Mark Story: Davis merits consideration for Rupp's rafters

Herald-Leader Sports ColumnistMay 5, 2012 

UK s Doron Lamb slapped hands with Anthony Davis, left, after a Lamb basket as the University of Kentucky played Western Kentucky University in the second round of the NCAA tournament played in the KFC Yum Center in Louisville, Ky., Thursday, March 15, 2012. This is second half action. Charles Bertram oe Staff


In the aftermath of Kentucky's national championship victory over Kansas, several Wildcats-oriented Web sites asked whether UK should retire a jersey in honor of freshman Anthony Davis. This even though the Chicago product was going to spend only one year wearing Kentucky blue.

The arguments in favor were clear. Davis was the difference-making star of the team that claimed Kentucky's eighth NCAA title. He became the first modern UK player to essentially sweep the major national college hoops player of the year awards.

Conversely, the case against started with the question of whether an academic institution should honor someone so prominently who attends for only a year (although, obviously, one can always come back and finish school later). Others wondered whether selecting a player for a retired jersey who played at Kentucky for such a short time would be disrespectful to those who wore the UK jersey for four years.

So should Kentucky retire a jersey in honor of Anthony Davis?

College sports is filled with complicated issues and vexing dilemmas.

This isn't one of them.

Who makes it to the rafters?

As it stands, Davis will not be eligible to have his jersey retired for at least a decade.

Since Mitch Barnhart and Co. started the UK Athletics Hall of Fame in 2005, there is a waiting period for such an honor. It is five years after a player (or coach) departs UK before he or she is eligible for election to the UK Hall of Fame.

To get a jersey retired, a player (or coach) must have been gone from Kentucky for 10 years and have first been elected to the UK Hall of Fame.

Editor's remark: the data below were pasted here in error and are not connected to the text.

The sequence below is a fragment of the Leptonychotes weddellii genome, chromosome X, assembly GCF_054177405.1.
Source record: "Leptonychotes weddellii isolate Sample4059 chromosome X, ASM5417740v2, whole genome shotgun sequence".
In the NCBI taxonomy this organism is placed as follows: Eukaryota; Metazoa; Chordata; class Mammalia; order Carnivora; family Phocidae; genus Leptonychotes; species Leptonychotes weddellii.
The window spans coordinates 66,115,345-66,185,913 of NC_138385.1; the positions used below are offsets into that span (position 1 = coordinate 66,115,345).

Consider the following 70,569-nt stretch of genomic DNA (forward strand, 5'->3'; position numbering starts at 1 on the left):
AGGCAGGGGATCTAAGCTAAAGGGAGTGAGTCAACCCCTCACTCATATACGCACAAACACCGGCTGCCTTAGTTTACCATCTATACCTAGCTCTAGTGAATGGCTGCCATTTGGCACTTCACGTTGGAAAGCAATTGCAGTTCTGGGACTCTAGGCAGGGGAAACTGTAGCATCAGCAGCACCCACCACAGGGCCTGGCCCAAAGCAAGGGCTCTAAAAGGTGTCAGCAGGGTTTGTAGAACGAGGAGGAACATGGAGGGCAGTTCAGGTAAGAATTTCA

Barnhart, the Kentucky athletics director, said Thursday that UK uses a committee that includes former letter winners, other alumni, some media members and some current Kentucky athletics department figures to pick Hall of Fame members and any potential retired jersey recipients.

"It takes the subjectivity out of it, in my opinion," Barnhart said of using a committee.

Since starting the Hall of Fame in 2005, UK has not added any retired jerseys to the 42 that hang in Rupp Arena.

"The Hall of Fame Committee votes on all the retired jerseys," Barnhart said. "All the guys who are eligible ... (their names) come before that committee and they vote on it, and if they get 75 percent of the vote, then they get in. I'm completely out of it."

A degree required?

Some people object to retiring the jerseys of players who have not earned their college degrees.

In the late 1990s, then-UK Athletics Director C.M. Newton had the retired jersey of Sean Woods — which had gone up in 1992 — taken down from the Rupp Arena rafters because the ex-point guard had not then earned a Kentucky degree.

When Woods subsequently did so in 2000, UK put his retired jersey back up in Rupp.

Conversely, Kentucky retired jerseys for both former football star Tim Couch and basketball standout Jamal Mashburn at a time when neither had graduated.

Back then, Kentucky said it made an exception for athletes who turned pro early. Both Couch and Mashburn, 1990s-era UK stars, turned pro after their third seasons at Kentucky.

UK's current criteria for both its Hall of Fame and jersey retirement says that the honors are based on "athletic and academic achievements of the individual while at UK, as well as post-UK accomplishments and character."

Says Barnhart: "As far as I know, there has never been a prerequisite (for having a jersey retired) that says you have to have been a graduate of the place."

Retire Davis' jersey?

At another big-time basketball school, there is precedent for retiring a jersey for a one-and-done player whose impact was similar to Davis'.

Carmelo Anthony turned pro after a freshman season at Syracuse during which he starred for the team that gave Jim Boeheim the 2003 NCAA championship. In 2009, Syracuse retired Anthony's No. 15 jersey.

So, should basketball players who enter the NBA Draft after one season at Kentucky be eligible for jersey retirement in Rupp Arena?

"I think there are some great people who have played who have not completed their eligibility at Kentucky," Barnhart said. "I think they are just as worthy of getting in as anybody else — but in five to 10 years, after the résumé is a little more complete."

That's exactly right.

Based solely on what Davis did this season at UK, and assuming nothing happens in the future that would affect his "good name," he deserves a Kentucky retired jersey after he goes through the waiting periods.

It's not a close call.

One year was enough time for Anthony Davis to have a "retired-jersey" level of impact on Kentucky basketball.

Mark Story: (859) 231-3230. Email: Twitter: @markcstory. Blog:

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